An inaugural survey into sentiment among the UAE’s small and medium enterprises in the first quarter is largely positive.
Large majorities of SMEs surveyed by Gulf Finance, which specialises in lending to small businesses, said that orders, production, payments and access to capital had all improved since the beginning of the year.
Optimism about the future was widespread. Almost all respondents said that they expected business to grow and sales to rise.
“These findings suggest that the UAE’s SME sector is feeling optimistic,” said David Hunt, the chief executive of Gulf Finance. “[That is] an encouraging development given the importance placed on the sector by the government. “The respondents have experienced markedly improved payment collections, a rise in orders and production, increased recruitment and considerably better access to finance.”
A large majority of SMEs said they were planning to increase hiring. Logistics, retail and financial firms are set to experience the biggest increases in hiring over the next quarter. The financial sector posted the largest number of online vacancies of all industries in March, according to the monthly Monster employment index. Only about one in five SMEs said they were likely to boost wages over the next quarter.
This tallies with recent survey data from the recruitment agency Hays, which found there was a significant mismatch in employee and employer expectations of likely wage increases over the next year. Employees expect double-digit pay rises over the next year, Hays found, while employers expect wage rises of 3 to 5 per cent. The UAE Government has sought to promote SMEs as part of its efforts to diversify the economy away from hydrocarbons.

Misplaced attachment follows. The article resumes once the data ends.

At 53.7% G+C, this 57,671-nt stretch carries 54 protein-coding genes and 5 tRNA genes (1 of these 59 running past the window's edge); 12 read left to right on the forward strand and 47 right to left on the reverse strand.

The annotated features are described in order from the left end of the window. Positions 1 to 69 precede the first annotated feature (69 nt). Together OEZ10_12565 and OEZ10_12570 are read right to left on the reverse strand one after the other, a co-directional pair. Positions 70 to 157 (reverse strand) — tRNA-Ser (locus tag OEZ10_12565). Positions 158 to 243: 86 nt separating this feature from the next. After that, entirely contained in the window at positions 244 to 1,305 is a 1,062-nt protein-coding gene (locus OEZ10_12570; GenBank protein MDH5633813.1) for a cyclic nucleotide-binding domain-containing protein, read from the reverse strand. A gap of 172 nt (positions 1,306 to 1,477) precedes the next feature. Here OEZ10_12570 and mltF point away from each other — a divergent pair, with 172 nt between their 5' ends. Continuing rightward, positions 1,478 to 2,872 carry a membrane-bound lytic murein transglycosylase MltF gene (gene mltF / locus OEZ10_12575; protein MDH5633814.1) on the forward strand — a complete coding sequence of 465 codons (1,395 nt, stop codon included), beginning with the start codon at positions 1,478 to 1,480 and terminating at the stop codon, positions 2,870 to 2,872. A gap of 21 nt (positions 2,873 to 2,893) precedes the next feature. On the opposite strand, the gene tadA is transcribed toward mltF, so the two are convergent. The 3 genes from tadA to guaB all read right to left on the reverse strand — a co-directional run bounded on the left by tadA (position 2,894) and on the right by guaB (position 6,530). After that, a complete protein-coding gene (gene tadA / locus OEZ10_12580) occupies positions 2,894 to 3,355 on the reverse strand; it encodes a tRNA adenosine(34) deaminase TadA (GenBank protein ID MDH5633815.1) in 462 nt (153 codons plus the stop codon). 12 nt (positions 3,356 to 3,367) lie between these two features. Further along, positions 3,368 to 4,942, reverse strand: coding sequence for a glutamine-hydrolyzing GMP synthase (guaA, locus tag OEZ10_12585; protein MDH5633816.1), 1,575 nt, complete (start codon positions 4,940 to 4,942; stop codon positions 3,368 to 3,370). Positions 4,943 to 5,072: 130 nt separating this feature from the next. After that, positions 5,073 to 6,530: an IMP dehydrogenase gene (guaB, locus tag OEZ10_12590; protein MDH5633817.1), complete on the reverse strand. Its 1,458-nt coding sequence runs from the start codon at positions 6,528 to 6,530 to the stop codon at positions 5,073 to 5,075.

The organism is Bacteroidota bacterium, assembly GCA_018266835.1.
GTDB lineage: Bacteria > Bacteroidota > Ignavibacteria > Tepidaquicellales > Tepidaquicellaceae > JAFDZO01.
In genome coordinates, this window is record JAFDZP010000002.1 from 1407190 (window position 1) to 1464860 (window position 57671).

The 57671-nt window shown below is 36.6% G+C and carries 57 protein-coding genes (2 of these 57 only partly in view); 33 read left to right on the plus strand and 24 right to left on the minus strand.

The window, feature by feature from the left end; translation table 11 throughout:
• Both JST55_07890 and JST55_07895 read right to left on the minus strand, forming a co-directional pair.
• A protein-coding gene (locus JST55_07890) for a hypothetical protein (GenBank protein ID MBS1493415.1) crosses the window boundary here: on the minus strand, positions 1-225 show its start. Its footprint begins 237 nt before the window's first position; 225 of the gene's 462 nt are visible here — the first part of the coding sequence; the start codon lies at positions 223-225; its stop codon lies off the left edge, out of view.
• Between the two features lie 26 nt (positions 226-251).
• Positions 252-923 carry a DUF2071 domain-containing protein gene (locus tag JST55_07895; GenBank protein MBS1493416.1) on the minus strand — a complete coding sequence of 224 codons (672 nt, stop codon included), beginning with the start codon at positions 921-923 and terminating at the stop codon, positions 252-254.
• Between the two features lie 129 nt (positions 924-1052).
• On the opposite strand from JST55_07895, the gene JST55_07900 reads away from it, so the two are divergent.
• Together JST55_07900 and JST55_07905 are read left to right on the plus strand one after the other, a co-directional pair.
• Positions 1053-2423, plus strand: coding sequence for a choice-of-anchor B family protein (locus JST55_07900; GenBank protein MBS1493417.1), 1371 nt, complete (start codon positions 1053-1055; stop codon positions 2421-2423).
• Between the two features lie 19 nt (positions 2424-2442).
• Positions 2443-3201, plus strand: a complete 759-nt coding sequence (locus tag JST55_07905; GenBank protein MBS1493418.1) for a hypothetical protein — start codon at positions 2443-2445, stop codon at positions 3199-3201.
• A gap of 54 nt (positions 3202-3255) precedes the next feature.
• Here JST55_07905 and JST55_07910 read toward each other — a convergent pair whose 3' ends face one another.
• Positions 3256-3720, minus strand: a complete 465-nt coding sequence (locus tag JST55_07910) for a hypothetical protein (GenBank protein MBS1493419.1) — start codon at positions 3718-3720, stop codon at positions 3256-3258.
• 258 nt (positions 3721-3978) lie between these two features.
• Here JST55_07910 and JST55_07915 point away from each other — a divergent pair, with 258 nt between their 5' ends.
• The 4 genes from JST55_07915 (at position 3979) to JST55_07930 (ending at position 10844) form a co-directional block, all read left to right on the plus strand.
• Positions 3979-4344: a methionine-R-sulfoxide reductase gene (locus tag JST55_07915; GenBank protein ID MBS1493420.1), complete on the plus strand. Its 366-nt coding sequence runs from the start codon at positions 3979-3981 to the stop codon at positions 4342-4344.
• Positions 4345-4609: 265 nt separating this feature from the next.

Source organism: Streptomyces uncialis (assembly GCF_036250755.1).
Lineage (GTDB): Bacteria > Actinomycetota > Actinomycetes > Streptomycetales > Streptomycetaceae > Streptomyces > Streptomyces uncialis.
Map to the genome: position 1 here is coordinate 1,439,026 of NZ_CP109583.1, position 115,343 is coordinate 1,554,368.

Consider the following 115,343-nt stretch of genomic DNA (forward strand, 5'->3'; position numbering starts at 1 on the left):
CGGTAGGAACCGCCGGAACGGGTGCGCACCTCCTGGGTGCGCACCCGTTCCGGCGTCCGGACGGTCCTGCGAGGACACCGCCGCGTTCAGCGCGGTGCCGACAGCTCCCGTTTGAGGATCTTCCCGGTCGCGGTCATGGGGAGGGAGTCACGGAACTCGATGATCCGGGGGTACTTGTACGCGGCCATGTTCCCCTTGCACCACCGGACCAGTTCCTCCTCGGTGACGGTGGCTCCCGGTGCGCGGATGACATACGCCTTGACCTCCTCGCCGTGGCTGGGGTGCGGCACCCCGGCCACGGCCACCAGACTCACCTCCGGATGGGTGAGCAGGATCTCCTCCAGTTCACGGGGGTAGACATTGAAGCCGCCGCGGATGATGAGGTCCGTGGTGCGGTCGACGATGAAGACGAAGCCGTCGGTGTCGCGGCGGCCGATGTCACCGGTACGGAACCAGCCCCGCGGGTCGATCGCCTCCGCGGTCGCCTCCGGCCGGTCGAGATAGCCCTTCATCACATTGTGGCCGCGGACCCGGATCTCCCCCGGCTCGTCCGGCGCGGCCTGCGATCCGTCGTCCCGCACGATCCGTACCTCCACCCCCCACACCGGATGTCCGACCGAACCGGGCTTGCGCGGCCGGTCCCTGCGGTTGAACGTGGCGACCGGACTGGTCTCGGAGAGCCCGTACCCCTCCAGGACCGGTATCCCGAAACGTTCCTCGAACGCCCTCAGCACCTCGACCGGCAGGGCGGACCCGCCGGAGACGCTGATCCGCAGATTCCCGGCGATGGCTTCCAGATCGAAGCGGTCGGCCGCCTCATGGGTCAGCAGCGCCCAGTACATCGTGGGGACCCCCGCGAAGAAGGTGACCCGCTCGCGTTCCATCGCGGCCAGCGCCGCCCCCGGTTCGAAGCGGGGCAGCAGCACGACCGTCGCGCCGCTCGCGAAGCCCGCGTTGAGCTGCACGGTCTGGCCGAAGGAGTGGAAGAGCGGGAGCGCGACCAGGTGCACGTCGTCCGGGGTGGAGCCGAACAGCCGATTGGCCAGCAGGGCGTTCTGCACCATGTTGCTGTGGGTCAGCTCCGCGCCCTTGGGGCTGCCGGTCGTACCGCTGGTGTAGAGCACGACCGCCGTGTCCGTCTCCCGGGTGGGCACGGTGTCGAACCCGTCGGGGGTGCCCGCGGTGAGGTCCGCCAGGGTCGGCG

A Companies Law passed this month aims to improve the business environment for small firms. The law introduces limited liability partnerships for individuals, in a bid to reduce risks faced by entrepreneurs when launching new ventures.
In March, the Minister of Economy Sultan Al Mansourri said that the government planned to relax foreign ownership restrictions outside free zones for some sectors.
But the lack of a legal framework for insolvency, complicated company registration procedures and the costs of regulatory compliance make life harder for SMEs in the UAE, according to the World Bank. While the UAE is ranked 22nd globally on the World Bank’s Ease of Doing Business Index, the country performs less well in terms of starting a business, where it is ranked 58th.
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